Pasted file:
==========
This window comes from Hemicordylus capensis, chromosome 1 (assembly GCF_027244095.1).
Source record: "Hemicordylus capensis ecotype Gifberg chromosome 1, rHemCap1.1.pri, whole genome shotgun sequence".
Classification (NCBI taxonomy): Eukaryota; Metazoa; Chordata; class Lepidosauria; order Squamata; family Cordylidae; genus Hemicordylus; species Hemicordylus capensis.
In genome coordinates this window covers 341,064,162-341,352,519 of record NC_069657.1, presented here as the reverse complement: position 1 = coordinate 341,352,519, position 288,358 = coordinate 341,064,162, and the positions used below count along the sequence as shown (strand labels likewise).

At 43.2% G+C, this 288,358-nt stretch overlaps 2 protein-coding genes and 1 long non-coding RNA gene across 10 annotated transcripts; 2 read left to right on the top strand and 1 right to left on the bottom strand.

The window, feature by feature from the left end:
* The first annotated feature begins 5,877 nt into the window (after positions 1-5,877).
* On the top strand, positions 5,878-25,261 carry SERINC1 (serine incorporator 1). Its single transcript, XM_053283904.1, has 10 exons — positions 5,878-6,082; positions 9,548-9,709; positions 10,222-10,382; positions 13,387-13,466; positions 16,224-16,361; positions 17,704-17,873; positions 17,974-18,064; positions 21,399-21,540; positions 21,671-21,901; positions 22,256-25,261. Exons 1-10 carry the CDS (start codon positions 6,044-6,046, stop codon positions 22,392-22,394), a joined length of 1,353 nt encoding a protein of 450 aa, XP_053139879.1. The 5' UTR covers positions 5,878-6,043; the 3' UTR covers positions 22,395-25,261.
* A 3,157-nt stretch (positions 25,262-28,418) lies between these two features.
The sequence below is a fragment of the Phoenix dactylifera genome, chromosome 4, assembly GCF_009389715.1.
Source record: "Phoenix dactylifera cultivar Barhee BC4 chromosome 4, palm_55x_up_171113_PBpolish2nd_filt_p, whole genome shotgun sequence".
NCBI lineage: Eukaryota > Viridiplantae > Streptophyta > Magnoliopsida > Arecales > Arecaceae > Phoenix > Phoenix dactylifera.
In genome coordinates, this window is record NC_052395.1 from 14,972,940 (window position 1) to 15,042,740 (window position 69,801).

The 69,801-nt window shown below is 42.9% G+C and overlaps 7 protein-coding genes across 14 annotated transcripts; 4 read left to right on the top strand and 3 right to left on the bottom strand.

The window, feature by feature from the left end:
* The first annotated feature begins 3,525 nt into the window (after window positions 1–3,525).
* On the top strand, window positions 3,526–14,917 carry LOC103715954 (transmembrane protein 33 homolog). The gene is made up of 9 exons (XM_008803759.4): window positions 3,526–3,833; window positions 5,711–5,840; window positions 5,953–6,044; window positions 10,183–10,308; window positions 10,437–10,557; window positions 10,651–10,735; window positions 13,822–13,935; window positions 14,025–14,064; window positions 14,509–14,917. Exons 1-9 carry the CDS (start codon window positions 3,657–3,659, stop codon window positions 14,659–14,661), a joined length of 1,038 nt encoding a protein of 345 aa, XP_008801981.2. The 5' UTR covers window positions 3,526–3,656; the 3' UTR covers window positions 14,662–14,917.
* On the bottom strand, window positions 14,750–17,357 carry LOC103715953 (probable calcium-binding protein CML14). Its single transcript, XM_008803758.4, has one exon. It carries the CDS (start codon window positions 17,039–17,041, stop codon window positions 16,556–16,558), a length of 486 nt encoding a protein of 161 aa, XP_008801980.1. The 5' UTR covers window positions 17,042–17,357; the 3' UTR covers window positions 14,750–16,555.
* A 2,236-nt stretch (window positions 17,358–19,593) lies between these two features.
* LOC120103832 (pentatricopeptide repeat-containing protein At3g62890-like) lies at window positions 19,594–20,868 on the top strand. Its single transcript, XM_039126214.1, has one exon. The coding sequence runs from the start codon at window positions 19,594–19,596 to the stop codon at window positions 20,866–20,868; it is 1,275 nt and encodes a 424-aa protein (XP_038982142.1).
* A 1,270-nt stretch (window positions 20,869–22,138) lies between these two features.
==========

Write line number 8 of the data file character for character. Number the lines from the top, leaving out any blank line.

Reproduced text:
* On the top strand, positions 5,878-25,261 carry SERINC1 (serine incorporator 1). Its single transcript, XM_053283904.1, has 10 exons — positions 5,878-6,082; positions 9,548-9,709; positions 10,222-10,382; positions 13,387-13,466; positions 16,224-16,361; positions 17,704-17,873; positions 17,974-18,064; positions 21,399-21,540; positions 21,671-21,901; positions 22,256-25,261. Exons 1-10 carry the CDS (start codon positions 6,044-6,046, stop codon positions 22,392-22,394), a joined length of 1,353 nt encoding a protein of 450 aa, XP_053139879.1. The 5' UTR covers positions 5,878-6,043; the 3' UTR covers positions 22,395-25,261.